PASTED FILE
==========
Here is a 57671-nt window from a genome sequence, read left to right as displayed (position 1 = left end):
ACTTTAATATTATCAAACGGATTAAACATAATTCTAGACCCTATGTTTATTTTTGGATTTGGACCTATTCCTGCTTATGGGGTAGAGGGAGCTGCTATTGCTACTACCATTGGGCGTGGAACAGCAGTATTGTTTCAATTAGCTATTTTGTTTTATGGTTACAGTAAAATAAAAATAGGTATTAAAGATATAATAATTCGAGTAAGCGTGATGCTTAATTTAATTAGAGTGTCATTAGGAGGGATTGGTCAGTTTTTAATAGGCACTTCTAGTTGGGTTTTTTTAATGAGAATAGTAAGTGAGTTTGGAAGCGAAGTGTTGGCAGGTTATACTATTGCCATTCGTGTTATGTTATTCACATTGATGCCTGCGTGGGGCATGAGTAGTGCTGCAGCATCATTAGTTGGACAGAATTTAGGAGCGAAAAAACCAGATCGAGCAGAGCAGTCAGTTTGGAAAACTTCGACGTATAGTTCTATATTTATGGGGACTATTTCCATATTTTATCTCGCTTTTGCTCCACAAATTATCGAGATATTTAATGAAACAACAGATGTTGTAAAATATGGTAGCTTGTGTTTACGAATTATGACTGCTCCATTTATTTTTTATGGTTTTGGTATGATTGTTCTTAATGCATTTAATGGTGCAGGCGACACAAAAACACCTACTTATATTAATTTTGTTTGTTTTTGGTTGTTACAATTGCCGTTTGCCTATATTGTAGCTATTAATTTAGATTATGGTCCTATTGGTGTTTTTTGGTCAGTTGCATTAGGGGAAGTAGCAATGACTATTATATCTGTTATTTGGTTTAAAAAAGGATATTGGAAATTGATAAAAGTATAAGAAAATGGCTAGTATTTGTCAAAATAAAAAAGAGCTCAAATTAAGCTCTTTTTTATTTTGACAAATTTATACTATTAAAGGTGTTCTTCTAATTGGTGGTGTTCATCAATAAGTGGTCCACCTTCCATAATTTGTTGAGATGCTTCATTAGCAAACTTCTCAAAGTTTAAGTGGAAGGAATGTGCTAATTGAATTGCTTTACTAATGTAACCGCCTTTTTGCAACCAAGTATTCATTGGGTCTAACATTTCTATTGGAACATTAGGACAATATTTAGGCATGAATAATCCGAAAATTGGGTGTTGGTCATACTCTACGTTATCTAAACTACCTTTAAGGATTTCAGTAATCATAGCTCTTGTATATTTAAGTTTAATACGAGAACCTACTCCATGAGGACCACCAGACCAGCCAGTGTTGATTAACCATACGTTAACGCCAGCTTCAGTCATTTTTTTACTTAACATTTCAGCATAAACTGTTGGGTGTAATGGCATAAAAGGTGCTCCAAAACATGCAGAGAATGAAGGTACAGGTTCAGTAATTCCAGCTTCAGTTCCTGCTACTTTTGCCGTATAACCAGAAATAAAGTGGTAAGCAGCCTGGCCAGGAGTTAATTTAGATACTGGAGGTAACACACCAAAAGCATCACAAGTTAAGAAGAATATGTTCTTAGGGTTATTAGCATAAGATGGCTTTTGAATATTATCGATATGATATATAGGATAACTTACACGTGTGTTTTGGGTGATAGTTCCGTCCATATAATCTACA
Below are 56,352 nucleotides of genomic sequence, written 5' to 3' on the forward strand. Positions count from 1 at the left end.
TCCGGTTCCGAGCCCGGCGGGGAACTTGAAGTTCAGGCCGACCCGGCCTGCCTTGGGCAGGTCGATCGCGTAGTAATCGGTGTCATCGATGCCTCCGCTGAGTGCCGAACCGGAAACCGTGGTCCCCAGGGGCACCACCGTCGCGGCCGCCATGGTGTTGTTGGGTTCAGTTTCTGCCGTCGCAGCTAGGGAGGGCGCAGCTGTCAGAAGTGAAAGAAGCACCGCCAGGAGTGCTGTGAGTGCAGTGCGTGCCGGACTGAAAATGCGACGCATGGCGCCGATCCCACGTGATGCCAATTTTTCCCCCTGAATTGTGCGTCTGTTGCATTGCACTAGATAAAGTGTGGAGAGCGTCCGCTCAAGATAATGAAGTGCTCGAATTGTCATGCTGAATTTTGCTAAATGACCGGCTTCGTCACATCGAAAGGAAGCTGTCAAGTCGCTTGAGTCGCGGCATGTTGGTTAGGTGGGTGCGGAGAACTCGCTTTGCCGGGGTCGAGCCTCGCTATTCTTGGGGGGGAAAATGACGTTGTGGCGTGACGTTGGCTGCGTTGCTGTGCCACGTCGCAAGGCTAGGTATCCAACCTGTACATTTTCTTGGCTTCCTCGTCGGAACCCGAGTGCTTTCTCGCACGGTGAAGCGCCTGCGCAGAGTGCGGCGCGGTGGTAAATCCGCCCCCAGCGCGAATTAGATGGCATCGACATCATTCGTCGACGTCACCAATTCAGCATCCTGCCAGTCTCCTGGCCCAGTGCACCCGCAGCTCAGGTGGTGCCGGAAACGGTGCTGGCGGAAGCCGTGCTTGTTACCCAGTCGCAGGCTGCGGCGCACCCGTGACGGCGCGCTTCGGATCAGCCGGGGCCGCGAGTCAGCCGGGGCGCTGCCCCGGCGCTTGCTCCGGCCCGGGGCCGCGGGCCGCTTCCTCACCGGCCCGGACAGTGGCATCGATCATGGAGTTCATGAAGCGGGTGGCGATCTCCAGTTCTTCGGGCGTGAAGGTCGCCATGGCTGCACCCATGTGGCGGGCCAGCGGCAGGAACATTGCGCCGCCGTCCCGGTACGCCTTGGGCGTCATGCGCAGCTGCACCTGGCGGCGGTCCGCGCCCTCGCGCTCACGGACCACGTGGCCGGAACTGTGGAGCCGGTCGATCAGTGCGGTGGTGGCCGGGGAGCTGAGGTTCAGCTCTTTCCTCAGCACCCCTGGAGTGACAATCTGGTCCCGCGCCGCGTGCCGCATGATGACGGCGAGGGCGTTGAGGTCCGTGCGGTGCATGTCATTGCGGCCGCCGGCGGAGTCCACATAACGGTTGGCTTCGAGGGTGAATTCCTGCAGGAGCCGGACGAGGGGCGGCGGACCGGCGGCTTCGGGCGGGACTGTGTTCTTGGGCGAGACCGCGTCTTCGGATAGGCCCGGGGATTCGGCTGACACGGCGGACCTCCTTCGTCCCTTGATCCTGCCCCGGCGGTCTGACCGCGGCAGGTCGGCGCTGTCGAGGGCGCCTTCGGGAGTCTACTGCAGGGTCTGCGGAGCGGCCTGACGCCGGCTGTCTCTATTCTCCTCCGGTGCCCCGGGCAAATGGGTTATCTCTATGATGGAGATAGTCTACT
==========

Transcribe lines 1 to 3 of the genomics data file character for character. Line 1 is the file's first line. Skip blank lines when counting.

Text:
Here is a 57671-nt window from a genome sequence, read left to right as displayed (position 1 = left end):
ACTTTAATATTATCAAACGGATTAAACATAATTCTAGACCCTATGTTTATTTTTGGATTTGGACCTATTCCTGCTTATGGGGTAGAGGGAGCTGCTATTGCTACTACCATTGGGCGTGGAACAGCAGTATTGTTTCAATTAGCTATTTTGTTTTATGGTTACAGTAAAATAAAAATAGGTATTAAAGATATAATAATTCGAGTAAGCGTGATGCTTAATTTAATTAGAGTGTCATTAGGAGGGATTGGTCAGTTTTTAATAGGCACTTCTAGTTGGGTTTTTTTAATGAGAATAGTAAGTGAGTTTGGAAGCGAAGTGTTGGCAGGTTATACTATTGCCATTCGTGTTATGTTATTCACATTGATGCCTGCGTGGGGCATGAGTAGTGCTGCAGCATCATTAGTTGGACAGAATTTAGGAGCGAAAAAACCAGATCGAGCAGAGCAGTCAGTTTGGAAAACTTCGACGTATAGTTCTATATTTATGGGGACTATTTCCATATTTTATCTCGCTTTTGCTCCACAAATTATCGAGATATTTAATGAAACAACAGATGTTGTAAAATATGGTAGCTTGTGTTTACGAATTATGACTGCTCCATTTATTTTTTATGGTTTTGGTATGATTGTTCTTAATGCATTTAATGGTGCAGGCGACACAAAAACACCTACTTATATTAATTTTGTTTGTTTTTGGTTGTTACAATTGCCGTTTGCCTATATTGTAGCTATTAATTTAGATTATGGTCCTATTGGTGTTTTTTGGTCAGTTGCATTAGGGGAAGTAGCAATGACTATTATATCTGTTATTTGGTTTAAAAAAGGATATTGGAAATTGATAAAAGTATAAGAAAATGGCTAGTATTTGTCAAAATAAAAAAGAGCTCAAATTAAGCTCTTTTTTATTTTGACAAATTTATACTATTAAAGGTGTTCTTCTAATTGGTGGTGTTCATCAATAAGTGGTCCACCTTCCATAATTTGTTGAGATGCTTCATTAGCAAACTTCTCAAAGTTTAAGTGGAAGGAATGTGCTAATTGAATTGCTTTACTAATGTAACCGCCTTTTTGCAACCAAGTATTCATTGGGTCTAACATTTCTATTGGAACATTAGGACAATATTTAGGCATGAATAATCCGAAAATTGGGTGTTGGTCATACTCTACGTTATCTAAACTACCTTTAAGGATTTCAGTAATCATAGCTCTTGTATATTTAAGTTTAATACGAGAACCTACTCCATGAGGACCACCAGACCAGCCAGTGTTGATTAACCATACGTTAACGCCAGCTTCAGTCATTTTTTTACTTAACATTTCAGCATAAACTGTTGGGTGTAATGGCATAAAAGGTGCTCCAAAACATGCAGAGAATGAAGGTACAGGTTCAGTAATTCCAGCTTCAGTTCCTGCTACTTTTGCCGTATAACCAGAAATAAAGTGGTAAGCAGCCTGGCCAGGAGTTAATTTAGATACTGGAGGTAACACACCAAAAGCATCACAAGTTAAGAAGAATATGTTCTTAGGGTTATTAGCATAAGATGGCTTTTGAATATTATCGATATGATATATAGGATAACTTACACGTGTGTTTTGGGTGATAGTTCCGTCCATATAATCTACA
Below are 56,352 nucleotides of genomic sequence, written 5' to 3' on the forward strand. Positions count from 1 at the left end.